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How drones speed up surveys for engineering firm Cardno

Amy Steiger is a drone operator for mining company Cardno who has been using drones to improve the efficiency and safety of their surveys over the last five or so years. Steiger spoke to the Civil Aviation Safety Authority’s (CASA) Flight Safety magazine.

Back in time

The company first began using drones around five years ago when surveyors she worked with bought a SenseFly eBee fixed-wing mapping drone. From this purchase, Steiger was able to get funding from Cardno to put towards professional training which she eventually spent on getting her Remote Pilots’ License (RePL).

Amy Steiger is one of nine pilots who work for Cardno with over 100 flight hours and vast experience in flight planning, risk analysis, and reading aviation maps and charts.

The original eBee was an impressive drone for mapping and surveying with autonomous flight range of 4.6 square miles and was able to take photos with a ground sampling distance of down to 0.6 inches per pixel.

After Steiger started out with the SenseFly eBee she moved on to the DJI Matrice and Inspire lines which she still uses to this day. She shared that she also owns one of the drones in the famous Mavic line but doesn’t find time to fly it anymore, keeping busy with work and mothering her two-and-a-half-year-old daughter.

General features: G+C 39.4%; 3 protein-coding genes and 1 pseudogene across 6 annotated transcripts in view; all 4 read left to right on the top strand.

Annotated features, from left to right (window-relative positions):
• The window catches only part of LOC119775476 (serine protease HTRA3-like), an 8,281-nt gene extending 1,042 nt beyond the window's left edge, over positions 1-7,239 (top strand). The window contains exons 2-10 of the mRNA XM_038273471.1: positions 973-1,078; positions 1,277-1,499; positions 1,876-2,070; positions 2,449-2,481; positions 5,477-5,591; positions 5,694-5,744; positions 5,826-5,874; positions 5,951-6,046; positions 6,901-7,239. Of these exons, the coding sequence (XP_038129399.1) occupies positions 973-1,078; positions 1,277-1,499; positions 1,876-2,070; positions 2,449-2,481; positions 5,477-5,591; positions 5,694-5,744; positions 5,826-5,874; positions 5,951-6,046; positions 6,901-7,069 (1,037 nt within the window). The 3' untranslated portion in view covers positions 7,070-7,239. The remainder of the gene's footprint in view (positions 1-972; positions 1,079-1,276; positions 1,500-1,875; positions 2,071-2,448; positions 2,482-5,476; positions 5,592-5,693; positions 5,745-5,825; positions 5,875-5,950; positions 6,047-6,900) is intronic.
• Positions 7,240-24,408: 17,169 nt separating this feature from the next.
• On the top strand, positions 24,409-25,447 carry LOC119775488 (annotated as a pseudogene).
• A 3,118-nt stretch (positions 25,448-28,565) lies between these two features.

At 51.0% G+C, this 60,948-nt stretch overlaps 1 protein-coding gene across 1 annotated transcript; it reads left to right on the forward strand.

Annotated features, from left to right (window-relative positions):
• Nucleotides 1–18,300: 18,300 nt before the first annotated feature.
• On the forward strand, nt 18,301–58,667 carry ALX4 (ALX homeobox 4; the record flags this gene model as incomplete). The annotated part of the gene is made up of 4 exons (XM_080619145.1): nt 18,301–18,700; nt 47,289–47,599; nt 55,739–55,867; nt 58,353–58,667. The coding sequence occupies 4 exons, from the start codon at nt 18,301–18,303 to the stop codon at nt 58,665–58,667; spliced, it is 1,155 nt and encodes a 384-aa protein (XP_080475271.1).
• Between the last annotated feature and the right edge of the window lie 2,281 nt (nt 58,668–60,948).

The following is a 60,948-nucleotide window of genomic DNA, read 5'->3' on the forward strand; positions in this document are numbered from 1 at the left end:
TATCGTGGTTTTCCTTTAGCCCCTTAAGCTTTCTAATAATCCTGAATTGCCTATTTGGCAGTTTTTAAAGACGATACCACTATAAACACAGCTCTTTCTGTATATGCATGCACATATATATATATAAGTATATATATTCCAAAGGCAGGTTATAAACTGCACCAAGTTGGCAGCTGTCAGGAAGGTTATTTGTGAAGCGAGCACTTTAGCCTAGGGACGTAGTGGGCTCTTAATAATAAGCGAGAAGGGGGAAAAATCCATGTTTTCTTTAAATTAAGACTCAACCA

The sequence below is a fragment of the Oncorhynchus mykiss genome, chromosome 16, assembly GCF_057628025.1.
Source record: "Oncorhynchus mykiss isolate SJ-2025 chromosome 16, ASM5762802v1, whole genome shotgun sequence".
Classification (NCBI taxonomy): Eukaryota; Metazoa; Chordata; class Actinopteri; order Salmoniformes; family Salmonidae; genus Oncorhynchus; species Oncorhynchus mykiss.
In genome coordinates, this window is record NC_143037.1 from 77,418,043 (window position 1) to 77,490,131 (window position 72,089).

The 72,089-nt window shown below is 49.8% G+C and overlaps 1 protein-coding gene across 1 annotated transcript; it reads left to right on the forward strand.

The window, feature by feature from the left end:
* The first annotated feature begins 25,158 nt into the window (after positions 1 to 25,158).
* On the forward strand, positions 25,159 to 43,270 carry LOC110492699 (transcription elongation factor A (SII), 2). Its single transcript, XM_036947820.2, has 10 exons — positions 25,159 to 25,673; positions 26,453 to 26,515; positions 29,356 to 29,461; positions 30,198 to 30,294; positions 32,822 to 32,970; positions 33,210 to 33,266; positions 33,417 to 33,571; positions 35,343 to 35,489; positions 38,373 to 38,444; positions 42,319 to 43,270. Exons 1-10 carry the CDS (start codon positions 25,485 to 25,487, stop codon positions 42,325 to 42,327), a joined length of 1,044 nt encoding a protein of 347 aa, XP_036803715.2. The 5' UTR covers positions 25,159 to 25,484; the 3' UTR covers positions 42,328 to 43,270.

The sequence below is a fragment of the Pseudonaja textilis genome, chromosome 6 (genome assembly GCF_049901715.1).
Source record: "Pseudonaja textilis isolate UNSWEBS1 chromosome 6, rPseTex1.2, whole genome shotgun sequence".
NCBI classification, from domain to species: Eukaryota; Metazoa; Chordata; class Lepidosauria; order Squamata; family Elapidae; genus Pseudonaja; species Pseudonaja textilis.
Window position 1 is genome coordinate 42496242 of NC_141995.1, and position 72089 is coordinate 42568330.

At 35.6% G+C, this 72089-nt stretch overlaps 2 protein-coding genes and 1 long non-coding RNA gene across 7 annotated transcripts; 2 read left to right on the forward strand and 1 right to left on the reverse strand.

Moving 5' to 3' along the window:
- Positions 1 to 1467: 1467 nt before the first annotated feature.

A normal workday

On a normal workday, Steiger heads out with geotechnical engineers, surveyors, or environmental scientists to complete site assessments, mapping tasks or building and utility inspections using the Matrice or Inspire equipped with a thermal camera.

“The beauty of using drones in my line of work is that it cuts down the time onsite. We completed a project for the Department of Environment, Land, Water and Planning in Victoria, surveying 15 beaches in Port Phillip Bay and by using a drone we knocked the job over in under two weeks. Surveyors on the ground would take months to do that, whereas we can do it with the drone in less time and we get the data and results back to them straight away.”

A safety reminder

While out flying on a job along a coastal cliff line and bridge trying to identify any geotechnical hazards, Steiger looked up from her controller and saw two Inspires flying, one of them was hers and one was not. This is a great reminder to always look up while flying as well as at your controller to ensure you don’t fly into other drones that could be nearby.

Photo: CASA



Avatar for Josh Spires Josh Spires

Josh started in the drone community in 2012 with a drone news Twitter account. Over the years Josh has gained mass exposure from his aerial photography work and spends his days writing drone content for DroneDJ as well as pursuing his business.